Radio Mention of NWG Members

Below is a video from Nebraska’s NET Friday Live radio broadcast. At around 18 minutes into this video, Cort Fernald, board member of The Nebraska Writers Guild, talks about the anthology The Guild published in 2017 titled, Voices From the Plains. It’s a collection of work from Guild members, of which, I am one. Cort was kind enough to mention my name—such a nice surprise.

Nebraska has many famous authors, and I certainly wouldn’t consider myself in their ranks, but this program demonstrates the benefit of belonging to an organization such as the Nebraska Writers Guild, who gives broad support to their members. I’d love to be an Alex Kava or a Tosca Lee someday and have been thrilled to meet and visit with them and others, but in the mean time, I’m excited as I can be to have a mention on Nebraska Entertainment Television’s Friday Live program, and I’ll remain a proud member of the NWG (thanks Willa Cather, Bess Streeter Aldrich, Mari Sandoz and others for creating this organization back in the 20s. It is alive and well and still providing support to those of us with writing aspirations.)

If you’re a writer and looking for a way to meet other like-minded individuals, consider joining the Guild or attending the spring conference. It’s a great way to learn about writing and meet people in the writing industry, and you might just be mentioned some day of public radio!





Recently, I came across something called Tapping. Ever hear of it? The concept is to tap on key points of your body in a specific sequence. Before you tap, you say what ails you—I have a head ache, or a back ache, or stress about a meeting, or I’m upset about someone’s behavior, etc., and express acceptance of yourself. It goes like this:

“Although I have this pain in my back, I deeply and completely, accept myself.” 

Then you start tapping… around your eyes, under your nose, under your chin, below your collar-bone, under your arm, and ending by tapping on top of your head. See this website to learn how to do it.

Some would consider tapping to be left-field, fairy-dust, silliness. If you’re of this frame of mind, maybe you read the website about tapping, then rolled your eyes so hard it made a noise and your wife turned to you and said, “Did you say something?”

But, if you’re a metaphysical, incense-burning, chakra-aligned type of person who enjoys a good session of yoga and meditation, then maybe you’ve heard of tapping, already use it, or are willing to say, “Hey. Why not?” It could be said, it falls into line with other holistic avenues of health care such as acupuncture, cupping, visualization, hypnosis or chiropractic care.

There are many things we simply don’t understand about our minds and bodies and the control we have over them. What’s normal for my little part of the globe, would be strange for a person on the other side of this big spinning planet. Who am I to discount the flow of my meridians?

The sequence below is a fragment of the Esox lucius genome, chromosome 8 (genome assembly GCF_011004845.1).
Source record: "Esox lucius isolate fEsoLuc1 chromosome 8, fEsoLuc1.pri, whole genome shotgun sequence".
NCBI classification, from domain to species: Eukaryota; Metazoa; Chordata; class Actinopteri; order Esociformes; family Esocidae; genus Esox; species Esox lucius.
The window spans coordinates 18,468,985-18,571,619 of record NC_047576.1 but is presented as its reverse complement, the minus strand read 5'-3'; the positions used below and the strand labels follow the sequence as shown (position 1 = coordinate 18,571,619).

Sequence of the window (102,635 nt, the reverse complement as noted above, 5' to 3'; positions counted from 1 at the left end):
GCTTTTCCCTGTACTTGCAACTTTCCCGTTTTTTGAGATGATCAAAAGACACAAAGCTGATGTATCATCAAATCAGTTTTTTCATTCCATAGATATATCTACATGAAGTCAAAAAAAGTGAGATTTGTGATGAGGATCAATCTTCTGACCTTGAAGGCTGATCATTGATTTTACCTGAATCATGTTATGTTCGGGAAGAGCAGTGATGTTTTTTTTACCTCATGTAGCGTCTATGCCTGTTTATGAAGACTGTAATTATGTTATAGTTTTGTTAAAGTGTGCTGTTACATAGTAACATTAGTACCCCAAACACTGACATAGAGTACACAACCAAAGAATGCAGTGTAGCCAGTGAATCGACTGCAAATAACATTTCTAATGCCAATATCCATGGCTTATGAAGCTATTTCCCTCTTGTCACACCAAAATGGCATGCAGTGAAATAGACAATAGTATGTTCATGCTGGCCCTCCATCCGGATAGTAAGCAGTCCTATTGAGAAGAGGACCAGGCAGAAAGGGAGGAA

So, tapping—bringing worries to the surface, stating acceptance, then tapping on yourself for three or four minutes in hopes of alleviation of physical or psychological pain. Or, we can do what we’re used to doing here in my part of the word: pop some ibuprofen, repress our concerns, watch TV, and order a pizza.

You’re an adult and if it works for you, why not do this? A lot of what people do in this world is based on faith in things we cannot prove or disprove. But that’s my opinion. I write this article in search of your opinion. Would you try it? Have you heard of it? Do you do this? What say you about this topic?

(I will note that I tapped, off and on, one day. The next morning, I woke with swelling around both eyes. The swelling could have been related to something entirely different, or possibly, I had tapped too hard or too much. I’m not sure the tapping helped the pain I had been hoping to overcome, as I ended up being more focused on worry about the swelling of my eyes. The swelling went away within a few hours. I do plan to try tapping again… albeit less vigorously.)


Allowed to Mother

Quite frankly, I don’t even have the ability to focus enough to know what to write about. I’ve just returned from being on the road traveling with my husband for the last 3 weeks. It’s been glorious and strenuous at the same time. The sites we’ve seen, the things we’ve done, the food… oh the food… the hotel rooms, the people: It’s a bit of a blur, albeit a glorious blur.

The writer in me wants to create a succinct article about travel and discovery that could be useful to readers. But there are many kinds of writers in me, I suppose. This is the nature of writers, to openly admit we have split personalities. (You’d think we’d keep that bit of information in the closet, but no, we hang that dirty laundry right on the clothes line for all to see.)

One of the writers in me wants to wax poetic about the beauty of each individual vista we’ve seen. Another inner-penner, wants to tap on the keys to tell about the food because I love restaurants and food so darn much it’s ridiculous. Yet a different variety of prose seeks escape to describe hotels and customer service dos and don’ts I’ve observed.

The angry writer in me wants to scold humanity because I’ve seen such ugliness. Animals and children being ignored or frightened; rudeness; rule breaking; slovenliness; selfishness. I want to put on visors and only see the wind in the leaves of the palm trees, the sunsets sparkling on the rippling waters of the ocean, and the designs the incoming tides leave in the sand. But I can’t shake my finger at anyone because I’m a lowly human, too, subject to anger and fear and my own need to survive. But again… that’s just one writer in me focusing on one area of observation I’ve come upon during these travels.

What I’ll choose to share is something I wrote in the second week of our trip. We met our daughter in San Diego and had several wonderful days of discovery and fun, but the last day brought the mother out in me; a part of my being that’s been shushed for the last ten years or so. I had one opportunity to nurture and care for my daughter like I did when she was little because she fell ill. Here’s what I wrote that day.

Where to start is at this moment, I suppose. At this moment, I’m worrying about my daughter, something I don’t get the opportunity to do anymore as she’s a 30-year-old, competent adult who lives nine hours away from me in St. Louis, Missouri and travels the country and even the world: she’s just returned from a visit to China. She’s far more capable than I am, yet this morning she woke up feeling poorly—a sore throat, tummy ache, and general body aches.